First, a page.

The reality moment

 That which can’t continue doesn’t. A nation can spend and spend, pile debt upon debt, but eventually there comes a reality moment when some leader emerges to say enough is enough and when decent people, looking around at themselves and their own best nature, respond by demanding a return to responsibility.

The United States is not at that moment yet. Private debt is being replaced by public debt. New entitlements are being created, and the money that could be used to ward off fiscal disaster is being used for other things. Democrats still get ahead by promising tax cuts for the bottom 98 percent, and Republicans get ahead by promising tax cuts for all and Medicare cuts for none.

But Britain has hit its reality moment. They are ahead of Americans when it comes to public indebtedness and national irresponsibility. Spending has been out of control for longer and in a more sustained way.

But in that country, the climate of opinion has turned. There, voters are ready for a politician willing to face reality. And George Osborne, who would become the chancellor of the Exchequer in the likely event that his Conservative Party wins the next election, has aggressively seized the moment.

In a party conference address in October, Osborne gave the speech that an American politician will someday have to give. He said that he is not ideologically hostile to government. “Millions of Britons depend on public services and cannot opt out,” he declared. He defended government workers against those who would deride them as self-serving bureaucrats: “Conservatives should never use lazy rhetoric that belittles those who are employed by the government.”

But, he pivoted, “it is because we treat those who work in our public sector with respect that I want to be straight with you about the choices we face.” The British government needs to cut back.

Osborne declared that his government would raise the retirement age. That age was scheduled to rise at some point in the distant future. Osborne vowed to increase it sometime in the next five to 10 years.

Osborne declared that there would be no tax cuts any time soon. He said that as a matter of principle he believes that the top income tax rate of 50 percent is too high. But, he continued, “we cannot even think of abolishing the 50 percent rate in the rich” while others down the income scale are asked to scrimp.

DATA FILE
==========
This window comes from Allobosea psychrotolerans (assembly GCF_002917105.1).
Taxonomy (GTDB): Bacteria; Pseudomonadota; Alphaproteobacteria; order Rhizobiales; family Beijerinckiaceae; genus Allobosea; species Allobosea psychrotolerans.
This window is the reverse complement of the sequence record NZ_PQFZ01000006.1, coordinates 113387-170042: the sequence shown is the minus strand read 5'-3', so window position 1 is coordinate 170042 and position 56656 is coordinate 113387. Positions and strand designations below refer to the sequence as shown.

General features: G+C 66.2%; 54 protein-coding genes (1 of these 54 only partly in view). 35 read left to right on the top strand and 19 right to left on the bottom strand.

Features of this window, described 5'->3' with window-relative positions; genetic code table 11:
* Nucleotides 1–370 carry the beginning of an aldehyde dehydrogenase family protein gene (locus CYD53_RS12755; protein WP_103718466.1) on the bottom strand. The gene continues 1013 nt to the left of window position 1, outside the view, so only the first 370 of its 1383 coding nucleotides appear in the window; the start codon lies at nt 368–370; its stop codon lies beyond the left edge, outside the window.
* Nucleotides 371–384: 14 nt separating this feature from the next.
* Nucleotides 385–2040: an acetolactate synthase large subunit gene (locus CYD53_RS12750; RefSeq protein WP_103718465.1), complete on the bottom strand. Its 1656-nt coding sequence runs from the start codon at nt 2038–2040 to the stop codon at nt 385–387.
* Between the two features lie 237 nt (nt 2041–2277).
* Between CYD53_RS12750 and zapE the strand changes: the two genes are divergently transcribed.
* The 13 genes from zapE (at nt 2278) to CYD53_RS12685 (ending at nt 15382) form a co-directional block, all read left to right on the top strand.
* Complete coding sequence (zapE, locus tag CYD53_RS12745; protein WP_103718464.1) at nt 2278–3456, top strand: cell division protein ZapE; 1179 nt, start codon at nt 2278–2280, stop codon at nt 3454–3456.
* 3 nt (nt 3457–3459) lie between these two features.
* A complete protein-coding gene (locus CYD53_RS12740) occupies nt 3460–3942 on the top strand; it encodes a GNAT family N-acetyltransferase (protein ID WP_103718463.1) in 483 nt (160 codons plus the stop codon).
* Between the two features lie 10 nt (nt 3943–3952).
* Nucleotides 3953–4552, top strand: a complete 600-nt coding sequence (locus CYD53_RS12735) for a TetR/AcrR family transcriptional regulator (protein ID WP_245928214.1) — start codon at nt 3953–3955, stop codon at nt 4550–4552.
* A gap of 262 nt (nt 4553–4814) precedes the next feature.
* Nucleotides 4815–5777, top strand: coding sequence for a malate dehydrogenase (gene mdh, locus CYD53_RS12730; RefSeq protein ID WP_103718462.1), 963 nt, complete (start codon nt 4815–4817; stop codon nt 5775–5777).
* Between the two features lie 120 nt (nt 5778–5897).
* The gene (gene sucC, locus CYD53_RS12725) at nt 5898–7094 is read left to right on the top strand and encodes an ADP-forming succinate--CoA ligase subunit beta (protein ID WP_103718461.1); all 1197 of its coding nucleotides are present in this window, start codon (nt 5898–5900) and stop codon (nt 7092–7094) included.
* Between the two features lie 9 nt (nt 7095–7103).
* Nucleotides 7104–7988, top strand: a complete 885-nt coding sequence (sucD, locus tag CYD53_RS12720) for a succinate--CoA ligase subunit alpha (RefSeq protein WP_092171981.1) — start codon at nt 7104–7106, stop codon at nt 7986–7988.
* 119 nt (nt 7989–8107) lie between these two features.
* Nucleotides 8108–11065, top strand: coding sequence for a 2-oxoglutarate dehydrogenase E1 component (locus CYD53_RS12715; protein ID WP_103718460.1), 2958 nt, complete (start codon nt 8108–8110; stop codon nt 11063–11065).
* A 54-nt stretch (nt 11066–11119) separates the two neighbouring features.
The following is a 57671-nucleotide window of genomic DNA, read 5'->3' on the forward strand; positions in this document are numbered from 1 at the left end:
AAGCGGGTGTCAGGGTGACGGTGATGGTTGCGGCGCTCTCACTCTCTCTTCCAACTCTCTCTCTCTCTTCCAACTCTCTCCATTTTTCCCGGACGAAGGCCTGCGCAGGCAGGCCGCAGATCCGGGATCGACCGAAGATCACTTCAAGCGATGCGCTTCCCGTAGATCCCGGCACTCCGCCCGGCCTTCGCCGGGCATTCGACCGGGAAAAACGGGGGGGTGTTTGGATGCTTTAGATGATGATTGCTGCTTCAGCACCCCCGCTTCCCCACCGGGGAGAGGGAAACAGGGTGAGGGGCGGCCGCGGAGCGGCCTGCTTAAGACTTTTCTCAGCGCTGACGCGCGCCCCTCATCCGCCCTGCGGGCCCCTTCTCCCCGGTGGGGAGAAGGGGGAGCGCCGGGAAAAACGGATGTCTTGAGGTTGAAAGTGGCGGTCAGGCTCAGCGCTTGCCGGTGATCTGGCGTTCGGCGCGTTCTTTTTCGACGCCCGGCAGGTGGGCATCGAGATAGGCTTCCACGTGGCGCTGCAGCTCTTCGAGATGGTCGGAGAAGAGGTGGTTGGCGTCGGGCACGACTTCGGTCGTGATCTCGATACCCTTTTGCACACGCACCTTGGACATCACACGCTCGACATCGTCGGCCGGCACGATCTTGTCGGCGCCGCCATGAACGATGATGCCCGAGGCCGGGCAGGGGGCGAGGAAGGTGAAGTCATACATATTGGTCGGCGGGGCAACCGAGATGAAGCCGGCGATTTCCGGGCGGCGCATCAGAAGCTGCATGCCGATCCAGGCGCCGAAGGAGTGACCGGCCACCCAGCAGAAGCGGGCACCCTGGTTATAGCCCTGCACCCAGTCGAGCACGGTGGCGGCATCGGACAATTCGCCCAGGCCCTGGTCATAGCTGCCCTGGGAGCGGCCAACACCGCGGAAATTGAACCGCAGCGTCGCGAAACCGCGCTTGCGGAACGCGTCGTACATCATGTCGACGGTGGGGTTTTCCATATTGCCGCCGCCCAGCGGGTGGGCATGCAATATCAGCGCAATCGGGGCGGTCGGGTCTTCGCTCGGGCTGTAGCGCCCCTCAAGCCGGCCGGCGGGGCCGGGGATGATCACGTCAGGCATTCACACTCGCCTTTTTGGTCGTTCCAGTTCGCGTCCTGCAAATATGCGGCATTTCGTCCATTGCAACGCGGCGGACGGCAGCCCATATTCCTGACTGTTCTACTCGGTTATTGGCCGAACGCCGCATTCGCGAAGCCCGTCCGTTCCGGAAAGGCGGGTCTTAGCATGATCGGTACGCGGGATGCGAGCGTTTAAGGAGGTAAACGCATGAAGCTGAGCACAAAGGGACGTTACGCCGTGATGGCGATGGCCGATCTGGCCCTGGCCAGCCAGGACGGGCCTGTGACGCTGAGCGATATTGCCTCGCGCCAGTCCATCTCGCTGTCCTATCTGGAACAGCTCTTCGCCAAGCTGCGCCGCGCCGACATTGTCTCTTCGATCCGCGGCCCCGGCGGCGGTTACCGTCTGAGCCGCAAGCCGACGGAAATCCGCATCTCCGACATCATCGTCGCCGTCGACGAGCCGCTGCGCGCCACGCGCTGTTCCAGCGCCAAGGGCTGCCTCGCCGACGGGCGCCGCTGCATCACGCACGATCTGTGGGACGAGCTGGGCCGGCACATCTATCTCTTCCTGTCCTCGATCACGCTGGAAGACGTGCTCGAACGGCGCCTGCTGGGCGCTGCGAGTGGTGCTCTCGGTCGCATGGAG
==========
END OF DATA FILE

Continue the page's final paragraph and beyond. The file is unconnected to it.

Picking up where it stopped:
Osborne offered government workers the same sort of choice that many private sector executives are forced to make. He proposed a public sector pay freeze in order to avoid 100,000 layoffs. He said that the pay freeze would apply to all workers except those making less than 18,000 pounds (nearly $29,000) “because I don’t believe in balancing the budget on the backs of the poorest. Nor do you.”

There were other austerities. Osborne vowed to cut a program he once supported but which has not proved its worth: a baby bond program that was meant to help offset the costs of childhood. There would no longer be means-tested tax credits for families making more than 50,000 pounds.

Osborne’s speech was not an isolated event. The Conservatives have treated British voters as adults for a year now, with a string of serious economic positions. The Conservatives supported the Labour government bank bailout, even though it was against their political interest to do so. Last November, Osborne opposed a cut in the value-added taxes on the grounds that the cuts were unaffordable and would not produce growth. It is not easy for any conservative party to oppose tax cuts, but this one did it.

And the public has responded. The Conservatives now have a dominating lead over Labour. Overall, support for the Conservatives rose by 4 percentage points after Osborne’s speech. The polls reveal that nearly 60 percent of Britons support the austerity measures. The Conservatives have a 21-point lead when it comes to being honest about public finances and a 14-point lead on economic policy generally.

The key is that Osborne is not merely offering pain, but a different economic vision — different from Labour and different from the Thatcherism that was designed to meet the problems of the 1980s.

In the United States, the economic crisis has caused many to question capitalism. But Britain has discredited the center-left agenda with its unrelenting public spending, its public development agencies and disappointing public-private investment partnerships.

Osborne and David Cameron, the party leader, argue that Labour’s decision to centralize power has undermined personal and social responsibility. They are offering a responsibility agenda from top to bottom. Decentralize power so local elected bodies have responsibility. Structure social support to encourage responsible behavior and responsible spending.

If any American Republican is looking for a way forward, he can start by doing what they’re doing across the Atlantic.

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